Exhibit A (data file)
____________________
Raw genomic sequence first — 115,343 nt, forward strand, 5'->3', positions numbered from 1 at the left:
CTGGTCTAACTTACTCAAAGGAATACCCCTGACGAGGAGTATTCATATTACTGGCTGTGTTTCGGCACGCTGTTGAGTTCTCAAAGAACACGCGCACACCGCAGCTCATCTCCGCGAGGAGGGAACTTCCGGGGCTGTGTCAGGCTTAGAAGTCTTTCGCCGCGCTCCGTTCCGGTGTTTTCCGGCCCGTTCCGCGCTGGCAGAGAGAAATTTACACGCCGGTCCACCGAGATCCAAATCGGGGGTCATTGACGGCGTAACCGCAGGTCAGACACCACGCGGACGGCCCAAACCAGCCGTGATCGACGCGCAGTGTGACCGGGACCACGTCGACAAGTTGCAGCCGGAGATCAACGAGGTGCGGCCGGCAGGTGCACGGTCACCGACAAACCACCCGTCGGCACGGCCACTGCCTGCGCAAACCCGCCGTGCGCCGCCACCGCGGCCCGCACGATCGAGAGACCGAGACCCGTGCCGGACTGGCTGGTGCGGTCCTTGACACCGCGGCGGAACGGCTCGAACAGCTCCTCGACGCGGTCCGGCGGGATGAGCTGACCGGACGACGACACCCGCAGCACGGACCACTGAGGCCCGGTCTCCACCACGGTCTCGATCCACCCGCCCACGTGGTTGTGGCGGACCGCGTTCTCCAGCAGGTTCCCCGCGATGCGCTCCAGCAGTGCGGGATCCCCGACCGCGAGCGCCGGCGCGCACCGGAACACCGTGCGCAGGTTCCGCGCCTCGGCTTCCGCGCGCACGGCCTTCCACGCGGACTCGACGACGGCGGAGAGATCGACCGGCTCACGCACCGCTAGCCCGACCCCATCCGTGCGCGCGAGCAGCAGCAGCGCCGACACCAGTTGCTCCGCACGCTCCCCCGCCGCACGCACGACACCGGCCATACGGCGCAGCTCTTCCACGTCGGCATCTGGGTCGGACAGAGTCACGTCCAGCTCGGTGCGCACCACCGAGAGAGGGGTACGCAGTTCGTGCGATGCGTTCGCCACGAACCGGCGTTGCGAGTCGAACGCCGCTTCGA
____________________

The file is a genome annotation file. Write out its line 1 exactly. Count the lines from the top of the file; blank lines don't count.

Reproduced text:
Raw genomic sequence first — 115,343 nt, forward strand, 5'->3', positions numbered from 1 at the left: